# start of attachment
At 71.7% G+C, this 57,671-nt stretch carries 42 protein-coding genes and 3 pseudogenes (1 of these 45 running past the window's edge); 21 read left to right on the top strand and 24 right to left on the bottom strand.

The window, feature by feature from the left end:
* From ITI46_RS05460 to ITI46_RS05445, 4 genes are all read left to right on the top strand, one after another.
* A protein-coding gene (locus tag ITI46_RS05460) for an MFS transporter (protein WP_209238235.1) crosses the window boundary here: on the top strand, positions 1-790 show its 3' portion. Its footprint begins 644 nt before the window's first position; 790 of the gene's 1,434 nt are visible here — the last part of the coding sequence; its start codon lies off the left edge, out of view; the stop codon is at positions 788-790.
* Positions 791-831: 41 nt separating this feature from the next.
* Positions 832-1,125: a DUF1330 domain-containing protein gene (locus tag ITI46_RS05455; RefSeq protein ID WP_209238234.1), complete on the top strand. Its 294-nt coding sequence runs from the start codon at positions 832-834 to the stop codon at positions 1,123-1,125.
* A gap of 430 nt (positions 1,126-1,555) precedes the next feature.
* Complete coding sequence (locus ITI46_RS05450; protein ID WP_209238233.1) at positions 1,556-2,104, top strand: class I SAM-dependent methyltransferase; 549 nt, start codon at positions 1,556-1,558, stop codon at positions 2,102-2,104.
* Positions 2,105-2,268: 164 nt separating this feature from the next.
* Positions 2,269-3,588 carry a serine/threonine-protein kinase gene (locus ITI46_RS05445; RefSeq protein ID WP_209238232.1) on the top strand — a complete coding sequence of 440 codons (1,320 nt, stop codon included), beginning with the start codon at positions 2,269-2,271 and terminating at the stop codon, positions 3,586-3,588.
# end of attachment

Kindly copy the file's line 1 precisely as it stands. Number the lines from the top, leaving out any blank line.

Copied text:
At 71.7% G+C, this 57,671-nt stretch carries 42 protein-coding genes and 3 pseudogenes (1 of these 45 running past the window's edge); 21 read left to right on the top strand and 24 right to left on the bottom strand.